photo by Jessie McClain
Like all professions, international board certified lactation consultants (IBCLCs) have a code of ethics. The 25th and last tenet states, "Understand, recognize, respect, and acknowledge intellectual property rights, including but not limited to copyrights (which apply to written material, photographs, slides, illustrations, etc), trademarks, service marks, and patents." I am fascinated by this tenet. Why is it a necessary ethical code for this profession? Who proposed this tenet? We already have copyright laws. Why intellectual property rights (IPRs)? Whose IPR's do we acknowledge? USA? Australia? Japan? European? Canadian? World? Why is an international organization asking its profession to respect the monopolization of ideas? Breastfeeding is about preserving a tradition, our human heritage. Yet, a profession devoted to preserving breastfeeding, is requiring its members to acknowledge the monopoly rights of companies like Prolacta, who are placing claims on a "standardized" form of human milk or Medela's claim to a human milk fortifier. Even worse, our code of ethics means we must respect Nestle's claims to components of human milk. There is a long list of various companies and various claims on human milk and/or its genetic constructs. What ethical right do corporations have making such claims of ownership? And how are we to understand the rights of the US government making similiar claims?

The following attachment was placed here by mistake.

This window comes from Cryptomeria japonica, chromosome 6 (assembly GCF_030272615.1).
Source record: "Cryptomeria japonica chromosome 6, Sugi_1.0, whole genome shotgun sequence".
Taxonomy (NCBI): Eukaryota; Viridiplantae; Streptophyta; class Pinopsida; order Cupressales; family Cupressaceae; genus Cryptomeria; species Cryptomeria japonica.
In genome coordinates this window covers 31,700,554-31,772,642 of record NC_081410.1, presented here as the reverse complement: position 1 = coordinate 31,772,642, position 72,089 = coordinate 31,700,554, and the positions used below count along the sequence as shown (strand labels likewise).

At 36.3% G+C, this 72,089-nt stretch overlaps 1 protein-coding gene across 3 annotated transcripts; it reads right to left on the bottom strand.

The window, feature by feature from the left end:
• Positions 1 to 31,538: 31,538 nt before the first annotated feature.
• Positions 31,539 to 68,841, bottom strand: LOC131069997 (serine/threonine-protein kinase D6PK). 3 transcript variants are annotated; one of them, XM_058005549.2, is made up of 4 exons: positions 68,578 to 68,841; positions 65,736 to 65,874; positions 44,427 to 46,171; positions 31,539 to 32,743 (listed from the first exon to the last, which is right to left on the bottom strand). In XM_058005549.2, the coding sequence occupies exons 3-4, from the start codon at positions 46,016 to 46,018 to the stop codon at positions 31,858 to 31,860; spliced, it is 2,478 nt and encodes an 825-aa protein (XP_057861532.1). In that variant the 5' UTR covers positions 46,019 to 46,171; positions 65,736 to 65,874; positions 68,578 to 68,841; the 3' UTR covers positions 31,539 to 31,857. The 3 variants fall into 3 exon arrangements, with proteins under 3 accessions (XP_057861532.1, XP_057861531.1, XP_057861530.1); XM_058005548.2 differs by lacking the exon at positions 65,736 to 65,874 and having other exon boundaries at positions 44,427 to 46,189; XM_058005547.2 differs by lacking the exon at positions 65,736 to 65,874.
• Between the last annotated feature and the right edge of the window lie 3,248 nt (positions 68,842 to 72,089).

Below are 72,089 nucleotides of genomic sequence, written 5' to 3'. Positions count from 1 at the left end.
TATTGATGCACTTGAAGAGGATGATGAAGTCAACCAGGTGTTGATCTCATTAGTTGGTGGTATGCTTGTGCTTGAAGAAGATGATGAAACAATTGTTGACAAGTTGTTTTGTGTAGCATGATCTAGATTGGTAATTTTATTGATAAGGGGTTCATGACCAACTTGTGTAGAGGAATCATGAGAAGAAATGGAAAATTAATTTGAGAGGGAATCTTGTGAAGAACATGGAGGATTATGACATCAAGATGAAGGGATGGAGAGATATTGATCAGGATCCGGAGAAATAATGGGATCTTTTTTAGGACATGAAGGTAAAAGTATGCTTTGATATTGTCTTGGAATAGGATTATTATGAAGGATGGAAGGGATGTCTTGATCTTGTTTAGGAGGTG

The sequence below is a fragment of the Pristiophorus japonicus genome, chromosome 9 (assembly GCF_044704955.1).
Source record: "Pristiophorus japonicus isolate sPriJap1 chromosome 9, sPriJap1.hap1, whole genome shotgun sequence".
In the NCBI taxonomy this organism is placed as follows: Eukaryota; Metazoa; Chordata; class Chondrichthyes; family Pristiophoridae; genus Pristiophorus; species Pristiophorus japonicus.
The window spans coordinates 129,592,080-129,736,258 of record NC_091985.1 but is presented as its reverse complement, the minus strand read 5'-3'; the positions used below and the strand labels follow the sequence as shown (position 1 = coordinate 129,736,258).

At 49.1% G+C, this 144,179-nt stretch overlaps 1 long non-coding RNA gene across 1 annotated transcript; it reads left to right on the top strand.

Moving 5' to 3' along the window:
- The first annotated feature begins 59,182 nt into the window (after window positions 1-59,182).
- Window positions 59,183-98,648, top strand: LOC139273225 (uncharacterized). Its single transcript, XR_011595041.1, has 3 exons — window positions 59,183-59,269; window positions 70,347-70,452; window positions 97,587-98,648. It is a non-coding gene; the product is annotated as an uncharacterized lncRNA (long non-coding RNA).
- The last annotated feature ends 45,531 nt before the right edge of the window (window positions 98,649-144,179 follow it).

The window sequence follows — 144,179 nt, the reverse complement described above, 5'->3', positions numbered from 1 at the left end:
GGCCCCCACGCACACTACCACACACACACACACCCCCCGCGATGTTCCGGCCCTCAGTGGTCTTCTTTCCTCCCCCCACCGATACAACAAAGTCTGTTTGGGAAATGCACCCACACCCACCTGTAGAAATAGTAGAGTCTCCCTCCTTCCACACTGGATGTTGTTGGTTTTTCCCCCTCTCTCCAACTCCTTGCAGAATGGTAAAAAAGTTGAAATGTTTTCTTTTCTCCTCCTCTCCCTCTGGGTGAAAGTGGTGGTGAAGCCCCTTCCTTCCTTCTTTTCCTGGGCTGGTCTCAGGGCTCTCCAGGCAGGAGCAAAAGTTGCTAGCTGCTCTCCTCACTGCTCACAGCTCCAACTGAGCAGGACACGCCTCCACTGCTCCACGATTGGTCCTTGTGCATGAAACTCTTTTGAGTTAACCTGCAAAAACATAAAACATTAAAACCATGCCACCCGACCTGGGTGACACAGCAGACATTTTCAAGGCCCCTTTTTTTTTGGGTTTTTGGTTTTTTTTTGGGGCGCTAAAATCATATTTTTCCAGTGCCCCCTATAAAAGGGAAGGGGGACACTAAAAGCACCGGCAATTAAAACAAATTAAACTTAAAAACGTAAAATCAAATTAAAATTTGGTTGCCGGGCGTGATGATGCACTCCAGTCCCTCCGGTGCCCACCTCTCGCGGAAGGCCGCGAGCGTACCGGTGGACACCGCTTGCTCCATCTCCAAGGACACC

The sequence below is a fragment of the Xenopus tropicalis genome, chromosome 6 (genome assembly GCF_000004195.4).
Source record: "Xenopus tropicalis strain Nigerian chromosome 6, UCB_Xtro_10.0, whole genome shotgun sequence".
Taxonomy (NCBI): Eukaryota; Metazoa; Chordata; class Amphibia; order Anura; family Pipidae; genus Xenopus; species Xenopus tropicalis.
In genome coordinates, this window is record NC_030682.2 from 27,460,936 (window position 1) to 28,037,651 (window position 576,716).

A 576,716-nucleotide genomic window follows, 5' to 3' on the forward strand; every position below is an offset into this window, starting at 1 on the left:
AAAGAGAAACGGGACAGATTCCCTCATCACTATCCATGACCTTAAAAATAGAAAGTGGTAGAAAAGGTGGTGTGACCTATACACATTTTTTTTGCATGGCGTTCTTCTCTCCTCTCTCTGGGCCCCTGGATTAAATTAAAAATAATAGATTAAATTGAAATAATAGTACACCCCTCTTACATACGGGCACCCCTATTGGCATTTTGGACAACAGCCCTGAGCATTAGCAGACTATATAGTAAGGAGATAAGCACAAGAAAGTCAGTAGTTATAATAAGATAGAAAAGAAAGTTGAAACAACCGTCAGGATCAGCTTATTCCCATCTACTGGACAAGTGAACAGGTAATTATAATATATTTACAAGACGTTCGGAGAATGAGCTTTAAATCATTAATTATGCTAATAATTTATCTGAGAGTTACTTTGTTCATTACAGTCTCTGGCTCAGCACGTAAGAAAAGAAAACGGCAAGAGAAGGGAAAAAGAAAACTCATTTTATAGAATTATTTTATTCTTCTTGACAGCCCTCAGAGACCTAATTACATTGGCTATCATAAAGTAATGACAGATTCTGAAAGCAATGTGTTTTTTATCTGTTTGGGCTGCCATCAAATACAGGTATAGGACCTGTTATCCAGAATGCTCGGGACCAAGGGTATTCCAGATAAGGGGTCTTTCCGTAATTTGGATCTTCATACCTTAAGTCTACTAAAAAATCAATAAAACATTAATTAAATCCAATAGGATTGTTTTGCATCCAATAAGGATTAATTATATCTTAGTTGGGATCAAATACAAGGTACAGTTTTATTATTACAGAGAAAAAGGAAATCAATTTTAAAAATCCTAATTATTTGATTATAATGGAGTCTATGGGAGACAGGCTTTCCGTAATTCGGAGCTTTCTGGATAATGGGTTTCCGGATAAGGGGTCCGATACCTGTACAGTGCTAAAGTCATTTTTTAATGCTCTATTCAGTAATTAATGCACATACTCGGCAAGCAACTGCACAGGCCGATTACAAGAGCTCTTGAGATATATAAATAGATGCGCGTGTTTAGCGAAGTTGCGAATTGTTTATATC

Where are the educational courses or Breastfeeding Conferences on this subject? The topic of human milk patenting was banned on a professional listserve. So we are to acknowlege patents but not discuss them. How does one recognize and respect something, when one is ignorant of their existence? It is the catch-22 of a profession.
There are some people who believe that IPRs are a "coercive tool," the "privatization of knowledge," and a way for "corporations to control food and health." [well-known activist, Vandana Shiva of India] Breastfeeding is independence, a tradition, our inheritance. It is about feeding a baby without dependence upon the baby milk industry and less dependence on the medical industry. Yet as the claims on human milk stack up, breastfeeding is becoming a lost tradition. We value human milk but not breastfeeding. We value the product because it can make money. But not the human connection. The excitement about the patenting of human milk should be tempered with the reality that this is about control of a natural resouce, breastfeeding. Control means keeping people ignorant of the corporate interest in human milk.
Copyright 2008 Valerie W. McClain :)